Death toll climbs after stampede outside football game in Cameroon

The crush came when fans struggled to get into the stadium to watch Cameroon’s team play Comoros.

Cameroon’s Martin Hongla, foreground, heads the ball (Themba Hadebe/AP)
Cameroon’s Martin Hongla, foreground, heads the ball (Themba Hadebe/AP)

The death toll has risen to eight who died in a stampede outside a game at the African Cup of Nations football tournament in Cameroon, while another seven people are in serious condition in the hospital, authorities said.

The toll increased after two more fans were pronounced dead outside the Messassi hospital, police said.

Injured people had initially been rushed to that hospital by police and civilians trying to help.

The hospital quickly became overwhelmed and said it could not handle all the injured people.

A total of 38 people were hurt in the stampede, which happened on Monday night at the Olembe Stadium in the Cameroon capital of Yaounde.

The remaining 31 people had light to moderate injuries.

The injured are now being treated at four different hospitals, Communication Minister Rene Sadi said.

The crush came when fans struggled to get into the stadium to watch Cameroon’s team play Comoros in a highly-anticipated knockout game at Africa’s top football tournament.

A witness said the stampede at the south entrance of the stadium happened because supporters were directed by security officials toward an entrance gate that was locked.

The gate was eventually opened, the witness said, causing a surge and people were trampled.

Children were caught up in the stampede, the witness said.

“When the security guys finally began opening the gates, with all the anxiety and after having been locked out … people pushed the security guys away and forced themselves inside,” said the witness, Marie Asongafack.

“That’s where it all began … By the time I found myself in front, there were people on the ground being trampled on.”

Medical help wasn’t immediately available, “so people were just trying their basic first aid on victims”, Ms Asongafack said.

“I saw a child less than 10 years old, lifeless.

“Guys were trying to revive him.”

A crowd at a previous game between Cape Verde and Cameron at the Olembe stadium (Themba Hadebe/AP)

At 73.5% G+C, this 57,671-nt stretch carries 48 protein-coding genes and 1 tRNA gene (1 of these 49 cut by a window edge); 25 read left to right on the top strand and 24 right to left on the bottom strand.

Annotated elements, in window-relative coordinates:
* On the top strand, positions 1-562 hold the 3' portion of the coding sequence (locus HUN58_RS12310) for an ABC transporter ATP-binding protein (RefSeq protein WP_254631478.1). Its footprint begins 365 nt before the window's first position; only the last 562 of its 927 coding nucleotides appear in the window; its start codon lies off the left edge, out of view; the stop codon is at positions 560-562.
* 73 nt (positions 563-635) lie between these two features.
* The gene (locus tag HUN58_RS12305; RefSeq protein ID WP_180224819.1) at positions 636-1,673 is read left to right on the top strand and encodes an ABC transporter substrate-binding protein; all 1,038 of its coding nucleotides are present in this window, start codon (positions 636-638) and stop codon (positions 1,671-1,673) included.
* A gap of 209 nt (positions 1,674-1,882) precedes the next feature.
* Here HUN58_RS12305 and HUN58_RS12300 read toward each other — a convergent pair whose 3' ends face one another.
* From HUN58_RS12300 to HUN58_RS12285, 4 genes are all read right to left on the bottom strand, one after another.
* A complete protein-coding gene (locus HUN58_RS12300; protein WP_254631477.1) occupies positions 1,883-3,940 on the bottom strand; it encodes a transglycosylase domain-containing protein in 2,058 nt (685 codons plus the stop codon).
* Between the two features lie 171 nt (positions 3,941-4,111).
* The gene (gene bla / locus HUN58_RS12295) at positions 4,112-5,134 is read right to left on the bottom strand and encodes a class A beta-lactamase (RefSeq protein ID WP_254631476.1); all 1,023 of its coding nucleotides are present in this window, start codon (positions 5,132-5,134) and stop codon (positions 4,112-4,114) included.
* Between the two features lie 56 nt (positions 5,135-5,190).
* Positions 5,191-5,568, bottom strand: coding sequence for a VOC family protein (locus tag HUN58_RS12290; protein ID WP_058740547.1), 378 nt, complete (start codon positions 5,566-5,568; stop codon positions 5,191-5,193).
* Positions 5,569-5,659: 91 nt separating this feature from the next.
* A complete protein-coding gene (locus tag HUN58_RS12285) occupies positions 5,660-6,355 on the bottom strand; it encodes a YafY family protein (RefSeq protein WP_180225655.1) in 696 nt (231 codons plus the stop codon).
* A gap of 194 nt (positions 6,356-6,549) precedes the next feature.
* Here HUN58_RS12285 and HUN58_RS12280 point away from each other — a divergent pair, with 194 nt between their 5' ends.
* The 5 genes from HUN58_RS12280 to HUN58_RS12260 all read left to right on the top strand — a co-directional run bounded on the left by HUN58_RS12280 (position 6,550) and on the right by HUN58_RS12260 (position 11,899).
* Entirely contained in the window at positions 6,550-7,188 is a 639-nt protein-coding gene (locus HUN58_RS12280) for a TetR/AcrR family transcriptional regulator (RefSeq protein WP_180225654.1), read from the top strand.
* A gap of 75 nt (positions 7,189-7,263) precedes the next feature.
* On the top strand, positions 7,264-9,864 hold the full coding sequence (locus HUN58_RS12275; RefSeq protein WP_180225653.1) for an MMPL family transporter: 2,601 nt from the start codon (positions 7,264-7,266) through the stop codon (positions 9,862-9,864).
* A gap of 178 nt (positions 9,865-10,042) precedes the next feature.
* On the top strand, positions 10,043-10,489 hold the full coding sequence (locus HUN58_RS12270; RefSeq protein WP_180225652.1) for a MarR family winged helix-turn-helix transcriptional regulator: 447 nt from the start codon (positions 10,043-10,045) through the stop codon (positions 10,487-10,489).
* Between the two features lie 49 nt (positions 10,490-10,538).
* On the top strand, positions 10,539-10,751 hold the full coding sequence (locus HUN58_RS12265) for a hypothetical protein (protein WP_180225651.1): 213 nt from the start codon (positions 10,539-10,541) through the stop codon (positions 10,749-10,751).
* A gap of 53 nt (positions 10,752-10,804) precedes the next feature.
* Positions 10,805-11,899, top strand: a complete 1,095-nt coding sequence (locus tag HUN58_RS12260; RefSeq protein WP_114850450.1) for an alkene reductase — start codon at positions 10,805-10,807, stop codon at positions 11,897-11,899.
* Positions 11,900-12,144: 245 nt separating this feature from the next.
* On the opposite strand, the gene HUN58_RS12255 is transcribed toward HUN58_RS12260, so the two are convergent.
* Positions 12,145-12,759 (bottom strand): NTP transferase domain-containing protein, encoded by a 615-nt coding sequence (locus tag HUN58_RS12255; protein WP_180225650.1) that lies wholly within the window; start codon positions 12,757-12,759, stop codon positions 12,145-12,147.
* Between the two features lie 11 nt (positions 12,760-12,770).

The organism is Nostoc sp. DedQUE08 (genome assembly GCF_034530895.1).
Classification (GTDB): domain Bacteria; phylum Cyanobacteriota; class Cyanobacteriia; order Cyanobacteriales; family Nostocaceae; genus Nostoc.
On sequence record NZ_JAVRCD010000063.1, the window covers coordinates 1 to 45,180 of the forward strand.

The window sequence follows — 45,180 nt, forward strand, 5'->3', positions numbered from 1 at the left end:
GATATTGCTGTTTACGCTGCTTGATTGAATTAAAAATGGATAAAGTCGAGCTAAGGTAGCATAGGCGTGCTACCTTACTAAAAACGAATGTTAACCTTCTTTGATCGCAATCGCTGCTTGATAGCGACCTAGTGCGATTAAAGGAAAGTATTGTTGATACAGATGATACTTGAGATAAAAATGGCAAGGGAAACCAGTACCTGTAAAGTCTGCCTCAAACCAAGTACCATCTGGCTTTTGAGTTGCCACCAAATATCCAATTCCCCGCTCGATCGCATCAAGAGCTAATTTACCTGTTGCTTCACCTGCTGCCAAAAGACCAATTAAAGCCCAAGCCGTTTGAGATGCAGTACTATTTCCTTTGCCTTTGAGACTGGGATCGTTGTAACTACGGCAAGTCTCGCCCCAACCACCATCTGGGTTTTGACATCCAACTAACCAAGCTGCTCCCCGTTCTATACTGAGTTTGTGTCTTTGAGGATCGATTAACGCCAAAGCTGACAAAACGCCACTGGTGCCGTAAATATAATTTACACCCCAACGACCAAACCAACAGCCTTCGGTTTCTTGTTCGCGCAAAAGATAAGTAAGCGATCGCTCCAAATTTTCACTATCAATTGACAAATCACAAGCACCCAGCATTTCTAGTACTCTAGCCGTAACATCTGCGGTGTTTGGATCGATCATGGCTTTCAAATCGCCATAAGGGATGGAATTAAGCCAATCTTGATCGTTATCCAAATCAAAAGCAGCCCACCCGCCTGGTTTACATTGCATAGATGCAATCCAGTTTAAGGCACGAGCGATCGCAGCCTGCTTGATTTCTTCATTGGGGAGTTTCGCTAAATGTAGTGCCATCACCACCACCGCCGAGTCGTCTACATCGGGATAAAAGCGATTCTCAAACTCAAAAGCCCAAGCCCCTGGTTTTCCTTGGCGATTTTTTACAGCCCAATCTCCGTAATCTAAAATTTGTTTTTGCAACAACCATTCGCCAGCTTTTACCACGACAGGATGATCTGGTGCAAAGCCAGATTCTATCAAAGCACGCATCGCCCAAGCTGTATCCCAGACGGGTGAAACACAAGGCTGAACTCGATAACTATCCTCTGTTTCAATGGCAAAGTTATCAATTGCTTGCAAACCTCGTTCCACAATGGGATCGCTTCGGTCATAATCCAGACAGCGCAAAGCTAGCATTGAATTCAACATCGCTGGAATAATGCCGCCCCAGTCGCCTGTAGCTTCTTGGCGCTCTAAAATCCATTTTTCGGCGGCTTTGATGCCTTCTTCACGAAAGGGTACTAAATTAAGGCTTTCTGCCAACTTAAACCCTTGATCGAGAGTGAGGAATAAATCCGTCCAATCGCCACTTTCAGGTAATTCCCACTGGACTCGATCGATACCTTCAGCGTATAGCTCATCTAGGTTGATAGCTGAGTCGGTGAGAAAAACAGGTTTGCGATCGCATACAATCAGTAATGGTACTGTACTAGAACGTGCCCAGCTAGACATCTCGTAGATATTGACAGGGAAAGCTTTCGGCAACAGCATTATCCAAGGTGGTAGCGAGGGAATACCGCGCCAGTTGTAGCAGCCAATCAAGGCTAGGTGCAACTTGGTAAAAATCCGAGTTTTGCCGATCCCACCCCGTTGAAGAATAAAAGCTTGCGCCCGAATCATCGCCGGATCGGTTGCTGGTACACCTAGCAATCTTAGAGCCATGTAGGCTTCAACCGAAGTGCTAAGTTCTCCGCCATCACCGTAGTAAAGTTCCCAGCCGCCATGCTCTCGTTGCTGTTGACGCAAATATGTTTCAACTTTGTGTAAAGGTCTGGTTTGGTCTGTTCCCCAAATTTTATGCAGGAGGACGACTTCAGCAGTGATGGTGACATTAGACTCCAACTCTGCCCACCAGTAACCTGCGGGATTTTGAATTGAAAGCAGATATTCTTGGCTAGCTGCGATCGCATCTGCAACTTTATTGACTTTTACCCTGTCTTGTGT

A crowd at a previous game between Cape Verde and Cameron at the Olembe stadium (Themba Hadebe/AP)

The Olembe Stadium has a capacity of 60,000 but the crowd at the game should have been limited to a maximum of 80% of the stadium’s capacity due to restrictions put in place by organizsrs because of the coronavirus pandemic.

Cameroon President Paul Biya ordered an investigation into the tragedy, which came a day after at least 17 people died after a fire set off a series of explosions at a nightclub in Yaounde.

The Central African nation is hosting the African Cup for the first time in 50 years and its preparations have been under scrutiny for years.

Cameroon was meant to host the tournament in 2019 but that year’s event was taken away and awarded to Egypt because of serious problems with Cameroon’s preparations, especially in and around stadiums.

The Olembe Stadium, the main stadium for the tournament and the venue for the February 6 final, was one of the arenas that organisers were concerned about.

Games are also being played in four other cities.

Cameroon’s minister of public health, Manaouda Malachie, visited the different hospitals where the injured were being treated.

He said that 31 of the 38 injured people were responding well to treatment but the others were in serious condition.

On Tuesday morning, people gathered at the hospitals searching for missing family members.

“I am helpless.

“The police have not been of any help and I have not been able to trace my two brothers,” said Festus Ndi, a 24-year old student at the University of Yaounde.

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